After the train has come to a halt at the station in Brussels and participants have made their way to Le Palais des Beaux Arts, or BOZAR, it is time to start with the serious mingling part of the day. Fancy-looking sandwiches are being devoured while students walk around trying to make themselves known and get information on the labour market. A small circle of students has gathered around a Maastricht University law alumnus, Peter van der Hijden, who now works for the European Commission and is spreading his practical knowledge to the newer batches of students today. "You can get by without French in the Commission these days," he says as the circle of students expands and contracts at the same rhythm as the sandwiches disappear from little white plates, "but then, you miss out on all the informal information which can be extra useful, the stuff that only the secretaries and security guards know". Elsewhere, students try a more one-on-one approach and accompany the company representatives briefly to ask for specific information.
Perhaps the most popular representative of the event is Antoaneta Boeva, who provides students with more information on the NATO internship programme. The carriage NATO presented in was booked full and it seems that there is little time for a quiet lunch as students circle the table where Boeva stalled out her brochures and informative DVDs. "I didn't really know what to expect today, but this is what I was hoping to see," she says enthusiastically, "the students here know what they want to ask. I would say Maastricht University has done a good job".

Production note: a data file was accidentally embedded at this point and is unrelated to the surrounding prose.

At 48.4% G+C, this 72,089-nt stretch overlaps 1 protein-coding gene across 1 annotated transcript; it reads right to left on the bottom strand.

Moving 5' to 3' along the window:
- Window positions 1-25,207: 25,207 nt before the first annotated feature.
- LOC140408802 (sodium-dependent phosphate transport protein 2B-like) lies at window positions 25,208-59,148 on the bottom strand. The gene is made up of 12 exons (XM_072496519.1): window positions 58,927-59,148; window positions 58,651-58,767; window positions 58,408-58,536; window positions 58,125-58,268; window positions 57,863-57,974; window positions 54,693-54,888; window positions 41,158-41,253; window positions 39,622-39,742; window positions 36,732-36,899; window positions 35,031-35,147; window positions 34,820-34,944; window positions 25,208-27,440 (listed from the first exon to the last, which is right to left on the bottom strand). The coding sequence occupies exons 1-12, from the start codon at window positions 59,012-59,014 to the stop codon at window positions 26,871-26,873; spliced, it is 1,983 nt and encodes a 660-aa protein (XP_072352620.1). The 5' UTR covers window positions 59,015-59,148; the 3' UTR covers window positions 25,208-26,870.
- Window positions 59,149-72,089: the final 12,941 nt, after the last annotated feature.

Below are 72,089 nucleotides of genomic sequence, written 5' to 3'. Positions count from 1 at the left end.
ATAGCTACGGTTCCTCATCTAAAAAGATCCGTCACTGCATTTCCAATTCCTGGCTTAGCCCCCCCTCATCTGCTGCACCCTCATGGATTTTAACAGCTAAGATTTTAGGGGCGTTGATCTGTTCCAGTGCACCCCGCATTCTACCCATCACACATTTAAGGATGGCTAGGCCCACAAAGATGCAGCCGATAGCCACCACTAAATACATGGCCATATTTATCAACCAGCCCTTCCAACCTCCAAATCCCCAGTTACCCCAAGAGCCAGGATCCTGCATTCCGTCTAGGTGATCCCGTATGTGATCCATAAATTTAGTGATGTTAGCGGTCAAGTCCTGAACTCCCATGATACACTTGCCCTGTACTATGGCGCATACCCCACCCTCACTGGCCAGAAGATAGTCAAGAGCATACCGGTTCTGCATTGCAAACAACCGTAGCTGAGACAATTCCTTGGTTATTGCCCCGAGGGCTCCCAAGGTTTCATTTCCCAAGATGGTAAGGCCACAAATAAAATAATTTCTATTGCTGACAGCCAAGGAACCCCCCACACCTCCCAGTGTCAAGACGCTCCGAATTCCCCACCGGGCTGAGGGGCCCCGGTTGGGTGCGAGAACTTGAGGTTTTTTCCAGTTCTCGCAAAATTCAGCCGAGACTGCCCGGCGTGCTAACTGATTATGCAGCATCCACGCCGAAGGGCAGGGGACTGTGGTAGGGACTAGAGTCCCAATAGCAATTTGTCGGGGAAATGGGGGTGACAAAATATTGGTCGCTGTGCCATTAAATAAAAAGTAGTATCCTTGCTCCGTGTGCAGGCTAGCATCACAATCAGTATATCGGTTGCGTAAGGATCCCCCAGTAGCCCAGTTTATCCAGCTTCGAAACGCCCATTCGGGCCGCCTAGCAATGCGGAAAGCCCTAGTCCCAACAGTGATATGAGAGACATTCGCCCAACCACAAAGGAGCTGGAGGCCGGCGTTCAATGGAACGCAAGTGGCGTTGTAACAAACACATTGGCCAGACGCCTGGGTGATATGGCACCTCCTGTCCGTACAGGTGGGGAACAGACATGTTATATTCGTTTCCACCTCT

Students generally seem to enjoy the day, although some are a bit more critical about the event. "I really liked the open atmosphere today," one International Business student says, "I've talked to quite some people who may have useful contacts for me, I even talked to Jo Ritzen, which is what networking means for me, and that’s what I was hoping to get out of today". One German student, however, thinks the companies present did not quite echo the international emphasis of ‘Catch That Train’ and is disappointed that BIA could not really give him information for non-Dutch students. Eli, a European Studies student from Rwanda, and Emmanuel, who studies at the Graduate School of Governance and is originally from Ghana, think the event was too focused on Europe alone. "I really liked today," Eli says, "but I think it would have been better if more international organizations had been represented". Emmanuel agrees and thinks that "the event was more inter-European than international".
President Jo Ritzen and the mayor of Maastricht, Gerd Leers, both joined the other participants on the train and in the BOZAR for lunch. "I really mean it when I say that the students are the best that Maastricht has to offer," Leers says holding a plate with brie-laden sandwiches, "I hope that this event can show them how close Maastricht is to Brussels, so that they might stay in Maastricht after graduation". By keeping the brains in Maastricht, Leers hopes new businesses will be lured to the city as well and give Maastricht a boost: “maybe Maastricht can become some sort of spin-off from Brussels.”
When lunch came to an end, participants could choose to spend the return trip networking, chatting with their fellow students or just chilling out and taking a nap. Some others decided that Brussels needed to be explored more before heading home. Because the return ticket was valid all day.


Loes Witschge

Networking on a train
Loraine Bodewes Fotografie